I love Twitter and Facebook – but both are largelFortyLovey political and humorous outlets for me and I’m pretty hopeless at self promotion (ask Clare Ashton, she’s always after me with an electric cattle prod). I love to laugh, I love to share laughter and I love even more to make other people laugh – that’s my main goal with social media, as well as getting people involved in things I care about. Aside from Australian and world issues, I am devoted to raising awareness of the plight of elephants in my homeland (Kenya) through the David Sheldrick Wildlife Trust. (Just $50 a year will keep a baby elephant in milk and blankets – please do have a look at their wonderful work at – if you can resist helping a baby elephant, then I’m sorry for you.) If you can’t afford $50, then at least write to the Chinese and Thai ambassador in your country and plead with them to stop the ivory trade which is going to make elephants extinct in our lifetimes unless they stop making their horrible trinkets.

What’s the best thing about being a full-time writer?


What’s the most difficult thing about being a full-time writer?


Is there anything you wish you would have known before becoming a full-time writer?

Um…no, because that means I’d have to have known I was becoming a full time writer and I never did, because I always was.

What advice would you give a fellow author who wants to write full time?

Make sure you have very strong teeth so you can hang on. And make sure you enjoy what you’re doing – there’s no point, otherwise. And DO try to do it as well as you possibly can. There is so much crap out there – it’s our duty to rise above it!

Can you tell us a bit about your latest novel? 

Silver-Lining_lgSILVER LINING (Bella Books) is contemporary in that I deliberately set it around a real event: the global financial collapse of 2009-onwards. The two main protagonists – Amanda MacIntyre and Clancy Darling – are caught up in high finance, Amanda as a banker on Wall Street, Clancy as a financial journalist in Sydney. How they clash and come together is, of course, what it’s about as it’s a romance, but how they get there and resolve their huge differences are the bones of the book. I was also interested in current things and how to introduce them into a romance, so Amanda has a girlfriend who is a total shit and treats her very badly (something to which a reader reviewing on Amazon took great exception!). But I thought – well, this happens, life isn’t fairy floss and it’s boring to pretend it is, so let’s see how Amanda reacts. I’m never quite sure, of course, so it’s always interesting from my point of view too! I also like to try to make secondary characters rich and interesting (one of my favorites is the cleaning lady who works for Eliot Bancroft in FORTY LOVE, and Grace Davanzo’s nonna in HEART ON FIRE, who falls in love with Jody before Grace does!). And I also like to make settings authentic; I’ve had very kind responses from readers about how they feel about the Australian locations; and as no one has complained about the American settings – all of which I know well – I’m hoping I haven’t offended any Americans!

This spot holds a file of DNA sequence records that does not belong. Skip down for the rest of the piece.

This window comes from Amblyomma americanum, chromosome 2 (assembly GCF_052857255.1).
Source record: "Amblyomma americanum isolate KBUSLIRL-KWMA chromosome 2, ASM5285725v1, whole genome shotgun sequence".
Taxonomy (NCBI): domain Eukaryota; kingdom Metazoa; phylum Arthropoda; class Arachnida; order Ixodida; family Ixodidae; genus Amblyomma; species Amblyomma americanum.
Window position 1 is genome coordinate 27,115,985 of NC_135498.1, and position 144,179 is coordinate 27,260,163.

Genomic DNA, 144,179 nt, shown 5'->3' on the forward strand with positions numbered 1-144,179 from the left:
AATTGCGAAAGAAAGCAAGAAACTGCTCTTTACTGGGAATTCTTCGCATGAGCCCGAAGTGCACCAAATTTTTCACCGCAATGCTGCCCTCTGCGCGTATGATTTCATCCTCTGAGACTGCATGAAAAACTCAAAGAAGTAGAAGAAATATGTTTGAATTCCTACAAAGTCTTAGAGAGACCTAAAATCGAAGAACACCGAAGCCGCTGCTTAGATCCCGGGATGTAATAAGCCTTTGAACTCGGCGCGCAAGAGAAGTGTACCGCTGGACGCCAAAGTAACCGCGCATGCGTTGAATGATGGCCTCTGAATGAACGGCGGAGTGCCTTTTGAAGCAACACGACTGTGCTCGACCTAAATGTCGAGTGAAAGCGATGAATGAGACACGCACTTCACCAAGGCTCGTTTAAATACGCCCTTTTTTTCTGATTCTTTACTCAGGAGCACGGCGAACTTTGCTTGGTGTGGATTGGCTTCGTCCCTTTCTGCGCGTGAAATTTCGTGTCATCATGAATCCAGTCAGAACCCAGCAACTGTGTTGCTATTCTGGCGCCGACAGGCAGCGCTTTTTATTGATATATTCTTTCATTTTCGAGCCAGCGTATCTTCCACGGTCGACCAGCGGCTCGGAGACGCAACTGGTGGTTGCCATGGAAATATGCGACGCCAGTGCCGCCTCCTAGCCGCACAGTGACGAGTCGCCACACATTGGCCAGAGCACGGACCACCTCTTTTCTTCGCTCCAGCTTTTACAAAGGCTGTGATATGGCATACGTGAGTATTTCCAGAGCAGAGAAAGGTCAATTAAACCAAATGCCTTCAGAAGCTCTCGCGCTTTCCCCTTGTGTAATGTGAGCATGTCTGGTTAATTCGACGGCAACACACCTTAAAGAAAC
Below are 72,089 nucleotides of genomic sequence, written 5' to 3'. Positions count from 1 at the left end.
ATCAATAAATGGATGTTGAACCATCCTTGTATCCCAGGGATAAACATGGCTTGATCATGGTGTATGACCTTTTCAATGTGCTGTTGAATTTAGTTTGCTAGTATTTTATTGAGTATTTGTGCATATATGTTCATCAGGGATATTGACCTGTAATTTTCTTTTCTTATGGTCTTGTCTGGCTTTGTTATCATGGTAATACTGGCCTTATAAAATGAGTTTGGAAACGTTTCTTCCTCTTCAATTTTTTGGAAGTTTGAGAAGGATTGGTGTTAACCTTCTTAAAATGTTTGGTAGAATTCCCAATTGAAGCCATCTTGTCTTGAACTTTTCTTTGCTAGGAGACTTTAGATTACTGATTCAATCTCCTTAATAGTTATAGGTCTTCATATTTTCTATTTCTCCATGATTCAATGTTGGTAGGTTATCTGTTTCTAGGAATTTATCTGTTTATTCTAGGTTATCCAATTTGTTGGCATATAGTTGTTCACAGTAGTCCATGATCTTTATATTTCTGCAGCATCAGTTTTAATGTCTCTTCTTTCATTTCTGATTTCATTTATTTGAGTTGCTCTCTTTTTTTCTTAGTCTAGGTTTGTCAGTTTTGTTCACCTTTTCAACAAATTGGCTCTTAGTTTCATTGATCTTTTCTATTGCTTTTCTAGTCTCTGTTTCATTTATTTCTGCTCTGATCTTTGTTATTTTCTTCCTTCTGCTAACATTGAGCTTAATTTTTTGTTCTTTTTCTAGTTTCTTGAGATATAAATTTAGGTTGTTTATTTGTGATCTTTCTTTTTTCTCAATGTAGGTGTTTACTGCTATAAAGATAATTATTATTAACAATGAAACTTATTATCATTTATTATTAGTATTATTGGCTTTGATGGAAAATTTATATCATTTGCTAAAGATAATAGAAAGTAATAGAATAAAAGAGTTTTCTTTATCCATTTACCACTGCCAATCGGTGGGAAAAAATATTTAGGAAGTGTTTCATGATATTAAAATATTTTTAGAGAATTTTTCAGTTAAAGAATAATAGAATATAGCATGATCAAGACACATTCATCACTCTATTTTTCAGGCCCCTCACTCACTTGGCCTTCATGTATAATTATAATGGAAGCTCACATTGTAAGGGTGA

What books can we look forward to from you in the future?

I’m 12,500 words into a new romance, which I aim to have finished and out in time to make it the excuse (reason?) to attend the GCLS hoedown in Portland, Oregon next July. I’m also planning to incorporate that into a trip across the USA to say hi to people. I did it years ago – from east to west, by road – and I’d love to do it again the other way. The new book, btw, features two generations: an older pair who are sexy and gorgeous: one looks like Nigella Lawson and can cook and the other looks like Gillian Anderson; and a teenager, daughter of one of those two, who gets herself into strife because her lover is 22 and therefore in danger of prosecution because the teenager is legally under-age. This bit is autobiographical and proves that I have a very long memory!

After that I have a thriller on the backburner – murder and intrigue. I hope I can pull it off; it will feature a lesbian heroine of course. A journalist. Surprise surprise.

Thank you, Diana, for telling us a bit about your life and your writing. I still say you lead a fascinating life!

If you have any questions or comments for Diana, please leave a comment on this blog or contact her via her website or Facebook.

Dear readers, please check back on Sunday for an interview with British author Kiki Archer. I promise it’s going to be interesting.

Have a great week!


The Romance Bet by Jae